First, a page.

The February 1999 shooting death of Amadou Diallo by police officers in the NYPD’s Street Crimes Unit triggered a broad public controversy about racial profiling and stop-and-frisk that continues to this day. Not only did the shooting prompt widespread protests, but it led the New York State Attorney General’s Office to conduct a detailed study of NYPD stop-and-frisk activity and led the New York City Council to enact legislation requiring the Police Department to provide quarterly reports about stop-and-frisk activity.
Following a lapse of several years without any NYPD reporting, repeated requests from the New York Civil Liberties Union and others forced the Department to disclose in March 2007 that stops had mushroomed from 97,296 in 2002 to more than 500,000 in 2006. Since then, the NYCLU has released quarterly reports compiled by the NYPD revealing that stops have continued to increase dramatically, with the nearly 700,000 stops last year amounting to a seven-fold increase from 2002.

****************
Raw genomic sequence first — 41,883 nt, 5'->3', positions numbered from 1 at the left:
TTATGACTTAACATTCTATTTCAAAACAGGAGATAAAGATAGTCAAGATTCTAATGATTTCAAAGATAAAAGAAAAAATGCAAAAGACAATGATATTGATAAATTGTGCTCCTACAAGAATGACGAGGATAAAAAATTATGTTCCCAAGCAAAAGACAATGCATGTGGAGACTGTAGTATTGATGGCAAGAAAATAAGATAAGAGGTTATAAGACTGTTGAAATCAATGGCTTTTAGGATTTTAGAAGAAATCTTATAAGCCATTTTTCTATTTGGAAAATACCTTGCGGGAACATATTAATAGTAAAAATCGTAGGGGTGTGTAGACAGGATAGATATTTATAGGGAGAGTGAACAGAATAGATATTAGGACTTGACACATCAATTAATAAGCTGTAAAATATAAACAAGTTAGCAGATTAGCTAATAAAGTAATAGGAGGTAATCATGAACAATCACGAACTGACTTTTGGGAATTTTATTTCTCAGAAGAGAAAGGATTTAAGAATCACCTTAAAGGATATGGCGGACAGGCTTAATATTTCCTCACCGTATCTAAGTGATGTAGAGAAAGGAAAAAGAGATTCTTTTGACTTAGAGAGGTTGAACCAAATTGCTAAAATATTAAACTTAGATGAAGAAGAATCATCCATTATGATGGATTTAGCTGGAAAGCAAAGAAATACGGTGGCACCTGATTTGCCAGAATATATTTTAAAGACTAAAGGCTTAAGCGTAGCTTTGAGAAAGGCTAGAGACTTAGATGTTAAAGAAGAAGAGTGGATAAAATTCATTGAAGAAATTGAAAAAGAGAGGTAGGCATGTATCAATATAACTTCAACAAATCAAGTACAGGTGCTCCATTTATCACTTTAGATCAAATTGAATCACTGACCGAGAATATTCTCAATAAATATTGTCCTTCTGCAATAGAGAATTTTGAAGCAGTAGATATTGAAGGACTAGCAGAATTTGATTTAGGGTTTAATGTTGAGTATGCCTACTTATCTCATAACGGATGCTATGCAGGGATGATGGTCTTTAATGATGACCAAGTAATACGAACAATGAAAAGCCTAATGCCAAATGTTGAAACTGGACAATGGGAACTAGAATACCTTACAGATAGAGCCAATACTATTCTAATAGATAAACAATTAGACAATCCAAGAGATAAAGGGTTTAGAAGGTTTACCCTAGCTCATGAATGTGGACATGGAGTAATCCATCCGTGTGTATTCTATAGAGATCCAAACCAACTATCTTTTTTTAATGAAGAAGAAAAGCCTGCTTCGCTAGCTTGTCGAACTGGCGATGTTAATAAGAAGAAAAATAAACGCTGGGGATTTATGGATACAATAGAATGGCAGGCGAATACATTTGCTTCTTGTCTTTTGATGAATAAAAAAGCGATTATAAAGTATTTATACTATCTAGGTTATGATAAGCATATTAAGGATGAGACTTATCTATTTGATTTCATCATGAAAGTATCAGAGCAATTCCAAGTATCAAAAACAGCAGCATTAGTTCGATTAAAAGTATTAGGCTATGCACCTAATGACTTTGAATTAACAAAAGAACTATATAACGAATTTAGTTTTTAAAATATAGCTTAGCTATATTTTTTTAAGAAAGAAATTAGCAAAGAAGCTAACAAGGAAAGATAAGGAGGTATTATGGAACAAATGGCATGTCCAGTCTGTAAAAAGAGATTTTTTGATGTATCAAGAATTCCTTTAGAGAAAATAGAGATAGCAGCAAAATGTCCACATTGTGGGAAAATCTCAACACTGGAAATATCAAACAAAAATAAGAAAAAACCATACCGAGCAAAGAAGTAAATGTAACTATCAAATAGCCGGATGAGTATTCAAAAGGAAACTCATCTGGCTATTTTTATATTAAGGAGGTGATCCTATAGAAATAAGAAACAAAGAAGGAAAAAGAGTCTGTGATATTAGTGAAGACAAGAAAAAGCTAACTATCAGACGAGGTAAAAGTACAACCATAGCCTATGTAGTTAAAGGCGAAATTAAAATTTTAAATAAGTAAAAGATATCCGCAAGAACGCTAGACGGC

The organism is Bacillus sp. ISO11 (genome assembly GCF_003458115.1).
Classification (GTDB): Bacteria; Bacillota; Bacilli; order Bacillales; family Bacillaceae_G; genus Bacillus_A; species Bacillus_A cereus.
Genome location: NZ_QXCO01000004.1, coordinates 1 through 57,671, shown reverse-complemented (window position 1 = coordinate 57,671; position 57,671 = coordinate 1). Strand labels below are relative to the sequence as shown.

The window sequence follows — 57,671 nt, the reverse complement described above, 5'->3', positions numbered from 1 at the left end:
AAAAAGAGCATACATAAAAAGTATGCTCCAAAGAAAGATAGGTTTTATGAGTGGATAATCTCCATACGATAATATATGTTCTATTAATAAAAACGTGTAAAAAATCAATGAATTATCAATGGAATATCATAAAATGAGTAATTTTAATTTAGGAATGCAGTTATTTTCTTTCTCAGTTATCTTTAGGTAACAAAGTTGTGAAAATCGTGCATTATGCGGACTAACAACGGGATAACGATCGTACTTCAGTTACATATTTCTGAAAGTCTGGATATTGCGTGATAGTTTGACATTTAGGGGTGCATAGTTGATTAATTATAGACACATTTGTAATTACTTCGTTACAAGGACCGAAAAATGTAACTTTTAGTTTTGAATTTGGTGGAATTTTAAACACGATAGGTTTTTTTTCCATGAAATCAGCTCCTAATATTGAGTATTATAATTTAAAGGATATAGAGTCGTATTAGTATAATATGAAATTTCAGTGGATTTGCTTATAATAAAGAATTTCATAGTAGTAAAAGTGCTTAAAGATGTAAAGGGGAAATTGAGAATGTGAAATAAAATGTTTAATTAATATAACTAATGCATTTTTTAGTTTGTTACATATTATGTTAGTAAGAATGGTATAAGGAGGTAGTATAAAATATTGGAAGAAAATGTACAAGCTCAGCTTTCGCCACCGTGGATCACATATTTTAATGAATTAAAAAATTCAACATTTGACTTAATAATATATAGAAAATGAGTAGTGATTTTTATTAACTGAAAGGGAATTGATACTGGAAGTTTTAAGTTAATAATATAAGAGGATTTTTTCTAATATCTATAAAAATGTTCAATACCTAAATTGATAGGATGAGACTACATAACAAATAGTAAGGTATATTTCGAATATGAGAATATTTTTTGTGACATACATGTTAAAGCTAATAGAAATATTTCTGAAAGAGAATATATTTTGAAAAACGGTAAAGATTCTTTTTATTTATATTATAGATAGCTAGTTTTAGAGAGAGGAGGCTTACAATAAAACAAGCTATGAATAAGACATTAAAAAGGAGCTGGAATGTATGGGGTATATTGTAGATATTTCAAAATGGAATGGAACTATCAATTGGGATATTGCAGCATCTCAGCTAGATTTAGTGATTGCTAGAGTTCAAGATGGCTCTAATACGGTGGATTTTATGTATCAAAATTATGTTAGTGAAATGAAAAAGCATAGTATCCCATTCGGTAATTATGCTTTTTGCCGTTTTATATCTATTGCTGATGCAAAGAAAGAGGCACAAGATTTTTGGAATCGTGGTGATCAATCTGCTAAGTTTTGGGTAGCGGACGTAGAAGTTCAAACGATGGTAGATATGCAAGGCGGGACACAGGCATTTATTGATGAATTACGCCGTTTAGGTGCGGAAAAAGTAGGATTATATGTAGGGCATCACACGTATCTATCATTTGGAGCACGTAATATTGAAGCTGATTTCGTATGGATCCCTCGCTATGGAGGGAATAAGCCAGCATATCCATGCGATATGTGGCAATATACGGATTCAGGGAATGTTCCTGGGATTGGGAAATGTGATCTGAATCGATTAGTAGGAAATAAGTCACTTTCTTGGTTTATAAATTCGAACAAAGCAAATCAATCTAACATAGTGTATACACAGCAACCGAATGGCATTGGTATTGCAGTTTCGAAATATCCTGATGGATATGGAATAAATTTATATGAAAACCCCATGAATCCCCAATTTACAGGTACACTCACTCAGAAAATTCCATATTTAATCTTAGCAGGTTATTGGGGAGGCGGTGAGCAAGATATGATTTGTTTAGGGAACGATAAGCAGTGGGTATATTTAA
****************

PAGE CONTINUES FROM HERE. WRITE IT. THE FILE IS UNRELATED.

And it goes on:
Beyond the quarterly paper reports, the NYPD also maintains a computerized database of its stop-and-frisk program. Having successfully sued the NYPD to obtain the database, the NYCLU can provide a much more detailed picture of the stop-and-frisk program than is provided by the quarterly reports. While those reports are largely limited to providing basic numbers about stops, summonses (tickets), and arrests each quarter, the database allows one to analyze the stop-and-frisk program for the entire year and to examine in detail stops, frisks, the use of force, and the recovery of weapons. Analyzing the database also provides detailed information at a precinct level and allows one to look much more closely at race-related aspects of stop-and-frisk.
In this report the NYCLU provides a detailed picture of the NYPD’s stop-and-frisk program in 2011. This report examines stops, frisks, force, race, the recovery of weapons, and the treatment of the hundreds of thousands of innocent people stopped last year.
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